Nick Desaulniers

The enemy's gate is down

F() vs F(void) in C vs C++

| Comments

TL;DR

Prefer f(void) in C to potentially save a 2B instruction per function call when targeting x86_64 as a micro-optimization. -Wstrict-prototypes can help. Doesn’t matter for C++.

The Problem

While messing around with some C code in godbolt Compiler Explorer, I kept noticing a particular funny case. It seemed with my small test cases that sometimes function calls would zero out the return register before calling a function that took no arguments, but other times not. Upon closer inspection, it seemed like a difference between function definitions, particularly f() vs f(void). For example, the following C code:

1
2
3
4
5
6
7
8
int foo();
int bar(void);

int baz() {
  foo();
  bar();
  return 0;
}

would generate the following assembly:

1
2
3
4
5
6
7
8
baz:
  pushq %rax # realign stack for callq
  xorl %eax, %eax # zero %al, non variadic
  callq foo
  callq bar # why you no zero %al?
  xorl %eax, %eax
  popq %rcx
  retq

In particular, focus on the call the foo vs the call to bar. foo is preceded with xorl %eax, %eax (X ^ X == 0, and is the shortest encoding for an instruction that zeroes a register on the variable length encoded x86_64, which is why its used a lot such as in setting the return value). (If you’re curious about the pushq/popq, see point #1.) Now I’ve seen zeroing before (see point #3 and remember that %al is the lowest byte of %eax and %rax), but if it was done for the call to foo, then why was it not additionally done for the call to bar? %eax being x86_64’s return register for the C ABI should be treated as call clobbered. So if you set it, then made a function call that may have clobbered it (and you can’t deduce otherwise), then wouldn’t you have to reset it to make an additional function call?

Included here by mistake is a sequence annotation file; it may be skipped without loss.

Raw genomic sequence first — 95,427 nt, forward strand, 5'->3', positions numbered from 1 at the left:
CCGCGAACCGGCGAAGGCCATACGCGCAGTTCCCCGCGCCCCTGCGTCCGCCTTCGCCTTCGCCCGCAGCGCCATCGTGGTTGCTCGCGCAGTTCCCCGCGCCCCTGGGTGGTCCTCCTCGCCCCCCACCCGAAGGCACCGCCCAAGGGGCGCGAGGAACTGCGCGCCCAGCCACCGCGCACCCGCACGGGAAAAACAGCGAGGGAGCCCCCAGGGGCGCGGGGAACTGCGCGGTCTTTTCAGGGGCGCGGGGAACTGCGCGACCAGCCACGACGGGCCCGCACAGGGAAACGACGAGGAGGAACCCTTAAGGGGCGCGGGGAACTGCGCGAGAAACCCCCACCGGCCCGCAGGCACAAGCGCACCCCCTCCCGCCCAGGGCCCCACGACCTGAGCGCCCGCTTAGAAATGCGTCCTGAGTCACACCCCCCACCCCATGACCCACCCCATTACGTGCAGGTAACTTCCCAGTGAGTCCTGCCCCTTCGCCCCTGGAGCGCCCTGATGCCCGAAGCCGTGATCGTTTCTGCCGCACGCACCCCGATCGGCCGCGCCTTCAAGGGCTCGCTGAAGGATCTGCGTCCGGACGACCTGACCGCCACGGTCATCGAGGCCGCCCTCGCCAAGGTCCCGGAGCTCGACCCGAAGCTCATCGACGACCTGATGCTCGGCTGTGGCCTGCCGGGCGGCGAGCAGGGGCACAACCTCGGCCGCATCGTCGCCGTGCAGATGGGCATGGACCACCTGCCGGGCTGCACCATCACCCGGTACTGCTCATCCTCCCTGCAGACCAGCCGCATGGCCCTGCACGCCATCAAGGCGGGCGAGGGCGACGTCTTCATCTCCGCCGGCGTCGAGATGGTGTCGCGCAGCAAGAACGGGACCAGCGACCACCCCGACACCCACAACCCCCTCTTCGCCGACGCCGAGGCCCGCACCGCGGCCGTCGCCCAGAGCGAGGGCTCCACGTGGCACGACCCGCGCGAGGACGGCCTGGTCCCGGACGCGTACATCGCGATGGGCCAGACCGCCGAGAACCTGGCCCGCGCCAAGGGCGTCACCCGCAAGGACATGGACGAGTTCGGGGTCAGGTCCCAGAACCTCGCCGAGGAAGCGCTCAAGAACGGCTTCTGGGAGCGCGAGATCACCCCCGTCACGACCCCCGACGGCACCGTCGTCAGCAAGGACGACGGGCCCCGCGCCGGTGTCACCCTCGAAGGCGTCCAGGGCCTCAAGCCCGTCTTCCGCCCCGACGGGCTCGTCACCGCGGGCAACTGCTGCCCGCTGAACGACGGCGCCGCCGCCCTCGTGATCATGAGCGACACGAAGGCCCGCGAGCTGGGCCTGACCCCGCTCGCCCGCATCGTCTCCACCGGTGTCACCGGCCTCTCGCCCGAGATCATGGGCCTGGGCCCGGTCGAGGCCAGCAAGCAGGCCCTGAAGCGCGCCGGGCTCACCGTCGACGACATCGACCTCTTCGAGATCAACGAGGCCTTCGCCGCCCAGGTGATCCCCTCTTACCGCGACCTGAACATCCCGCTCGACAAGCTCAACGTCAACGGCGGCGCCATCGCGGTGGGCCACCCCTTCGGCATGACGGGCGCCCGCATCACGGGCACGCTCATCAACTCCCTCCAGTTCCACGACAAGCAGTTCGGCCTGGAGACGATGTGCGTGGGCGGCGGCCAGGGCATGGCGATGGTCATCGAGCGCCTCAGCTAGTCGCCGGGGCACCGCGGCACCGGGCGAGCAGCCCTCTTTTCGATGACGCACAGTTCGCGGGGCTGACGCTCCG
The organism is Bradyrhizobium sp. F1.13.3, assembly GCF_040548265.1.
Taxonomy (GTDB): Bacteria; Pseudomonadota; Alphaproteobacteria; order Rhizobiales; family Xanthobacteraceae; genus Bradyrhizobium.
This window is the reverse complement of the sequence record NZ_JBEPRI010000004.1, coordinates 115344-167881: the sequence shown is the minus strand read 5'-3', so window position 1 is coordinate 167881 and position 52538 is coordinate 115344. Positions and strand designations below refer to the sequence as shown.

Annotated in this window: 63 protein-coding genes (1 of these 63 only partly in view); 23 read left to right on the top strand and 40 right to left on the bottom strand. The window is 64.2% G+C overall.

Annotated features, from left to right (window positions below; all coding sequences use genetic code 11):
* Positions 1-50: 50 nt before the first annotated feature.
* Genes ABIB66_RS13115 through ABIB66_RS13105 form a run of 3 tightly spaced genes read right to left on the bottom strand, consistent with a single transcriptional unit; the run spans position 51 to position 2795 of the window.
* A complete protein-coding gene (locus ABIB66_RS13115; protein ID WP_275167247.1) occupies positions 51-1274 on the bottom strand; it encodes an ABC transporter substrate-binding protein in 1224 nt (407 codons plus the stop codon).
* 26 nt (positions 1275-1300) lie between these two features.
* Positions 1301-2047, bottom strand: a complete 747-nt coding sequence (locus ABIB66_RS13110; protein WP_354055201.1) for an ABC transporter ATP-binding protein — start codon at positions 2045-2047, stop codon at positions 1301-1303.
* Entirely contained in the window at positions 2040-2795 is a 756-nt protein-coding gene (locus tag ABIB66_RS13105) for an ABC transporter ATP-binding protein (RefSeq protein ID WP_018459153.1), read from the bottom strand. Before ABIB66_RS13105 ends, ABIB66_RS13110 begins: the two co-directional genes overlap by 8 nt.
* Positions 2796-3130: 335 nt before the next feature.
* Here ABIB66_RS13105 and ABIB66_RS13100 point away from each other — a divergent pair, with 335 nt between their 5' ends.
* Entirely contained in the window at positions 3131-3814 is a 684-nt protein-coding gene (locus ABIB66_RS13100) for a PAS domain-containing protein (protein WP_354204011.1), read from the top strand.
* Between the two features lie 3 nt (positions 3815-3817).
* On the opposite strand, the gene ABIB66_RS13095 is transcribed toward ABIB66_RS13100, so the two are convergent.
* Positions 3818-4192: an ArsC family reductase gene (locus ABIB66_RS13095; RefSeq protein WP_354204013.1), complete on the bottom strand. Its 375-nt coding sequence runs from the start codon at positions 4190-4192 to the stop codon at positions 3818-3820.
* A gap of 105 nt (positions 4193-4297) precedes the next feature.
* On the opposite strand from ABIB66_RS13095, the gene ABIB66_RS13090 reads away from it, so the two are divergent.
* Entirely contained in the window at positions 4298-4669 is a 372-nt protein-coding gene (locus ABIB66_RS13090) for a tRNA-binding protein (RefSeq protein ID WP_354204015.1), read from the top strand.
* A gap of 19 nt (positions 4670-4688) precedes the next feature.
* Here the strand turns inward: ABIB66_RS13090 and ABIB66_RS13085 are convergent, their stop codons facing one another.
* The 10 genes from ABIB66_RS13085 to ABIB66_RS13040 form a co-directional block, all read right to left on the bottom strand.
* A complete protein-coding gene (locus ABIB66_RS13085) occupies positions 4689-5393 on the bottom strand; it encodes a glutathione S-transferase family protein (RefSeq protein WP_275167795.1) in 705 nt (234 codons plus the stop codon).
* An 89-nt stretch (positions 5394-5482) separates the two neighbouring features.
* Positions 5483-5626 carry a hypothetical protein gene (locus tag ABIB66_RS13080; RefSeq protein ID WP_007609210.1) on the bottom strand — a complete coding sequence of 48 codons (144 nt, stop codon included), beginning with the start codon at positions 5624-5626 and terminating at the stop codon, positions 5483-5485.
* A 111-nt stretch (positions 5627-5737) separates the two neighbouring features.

Let’s look at a few more cases and see if we can find the pattern. Let’s take a look at 2 sequential calls to foo vs 2 sequential calls to bar:

1
2
3
4
5
6
int foo();
int quux() {
  foo(); // notice %eax is always zeroed
  foo(); // notice %eax is always zeroed
return 0;
}
1
2
3
4
5
6
7
8
9
quux:
  pushq %rax
  xorl %eax, %eax
  callq foo
  xorl %eax, %eax
  callq foo
  xorl %eax, %eax
  popq %rcx
  retq
1
2
3
4
5
6
int bar(void);
int quuz() {
  bar(); // notice %eax is not zeroed
  bar(); // notice %eax is not zeroed
  return 0;
}
1
2
3
4
5
6
7
quuz:
  pushq %rax
  callq bar
  callq bar
  xorl %eax, %eax
  popq %rcx
  retq

So it should be pretty clear now that the pattern is f(void) does not generate the xorl %eax, %eax, while f() does. What gives, aren’t they declaring f the same; a function that takes no parameters? Unfortunately, in C the answer is no, and C and C++ differ here.

An explanation

f() is not necessarily “f takes no arguments” but more of “I’m not telling you what arguments f takes (but it’s not variadic).” Consider this perfectly legal C and C++ code:

1
2
int foo();
int foo(int x) { return 42; }

It seems that C++ inherited this from C, but only in C++ does f() seems to have the semantics of “f takes no arguments,” as the previous examples all no longer have the xorl %eax, %eax. Same for f(void) in C or C++. That’s because foo() and foo(int) are two different function in C++ thanks to function overloading (thanks reddit user /u/OldWolf2). Also, it seems that C supported this difference for backwards compatibility w/ K & R C.